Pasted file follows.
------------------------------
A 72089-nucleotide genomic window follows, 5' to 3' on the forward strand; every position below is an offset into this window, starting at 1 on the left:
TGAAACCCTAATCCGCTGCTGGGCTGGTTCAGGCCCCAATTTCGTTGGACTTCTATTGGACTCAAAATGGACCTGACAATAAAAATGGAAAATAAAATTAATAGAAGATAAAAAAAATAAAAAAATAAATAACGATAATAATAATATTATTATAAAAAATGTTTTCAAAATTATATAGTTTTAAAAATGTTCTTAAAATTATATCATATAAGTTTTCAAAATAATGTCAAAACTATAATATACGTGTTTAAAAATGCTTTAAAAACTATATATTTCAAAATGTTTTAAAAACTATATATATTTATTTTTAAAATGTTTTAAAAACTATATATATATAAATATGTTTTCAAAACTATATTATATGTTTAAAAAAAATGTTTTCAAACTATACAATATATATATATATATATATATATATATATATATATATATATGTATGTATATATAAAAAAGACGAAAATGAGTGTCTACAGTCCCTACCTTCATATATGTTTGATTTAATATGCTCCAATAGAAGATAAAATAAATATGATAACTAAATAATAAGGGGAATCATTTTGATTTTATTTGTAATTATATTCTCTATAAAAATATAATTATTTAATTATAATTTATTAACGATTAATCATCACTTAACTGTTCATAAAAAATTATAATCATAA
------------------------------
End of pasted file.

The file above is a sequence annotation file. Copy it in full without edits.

A 72089-nucleotide genomic window follows, 5' to 3' on the forward strand; every position below is an offset into this window, starting at 1 on the left:
TGAAACCCTAATCCGCTGCTGGGCTGGTTCAGGCCCCAATTTCGTTGGACTTCTATTGGACTCAAAATGGACCTGACAATAAAAATGGAAAATAAAATTAATAGAAGATAAAAAAAATAAAAAAATAAATAACGATAATAATAATATTATTATAAAAAATGTTTTCAAAATTATATAGTTTTAAAAATGTTCTTAAAATTATATCATATAAGTTTTCAAAATAATGTCAAAACTATAATATACGTGTTTAAAAATGCTTTAAAAACTATATATTTCAAAATGTTTTAAAAACTATATATATTTATTTTTAAAATGTTTTAAAAACTATATATATATAAATATGTTTTCAAAACTATATTATATGTTTAAAAAAAATGTTTTCAAACTATACAATATATATATATATATATATATATATATATATATATATATATGTATGTATATATAAAAAAGACGAAAATGAGTGTCTACAGTCCCTACCTTCATATATGTTTGATTTAATATGCTCCAATAGAAGATAAAATAAATATGATAACTAAATAATAAGGGGAATCATTTTGATTTTATTTGTAATTATATTCTCTATAAAAATATAATTATTTAATTATAATTTATTAACGATTAATCATCACTTAACTGTTCATAAAAAATTATAATCATAA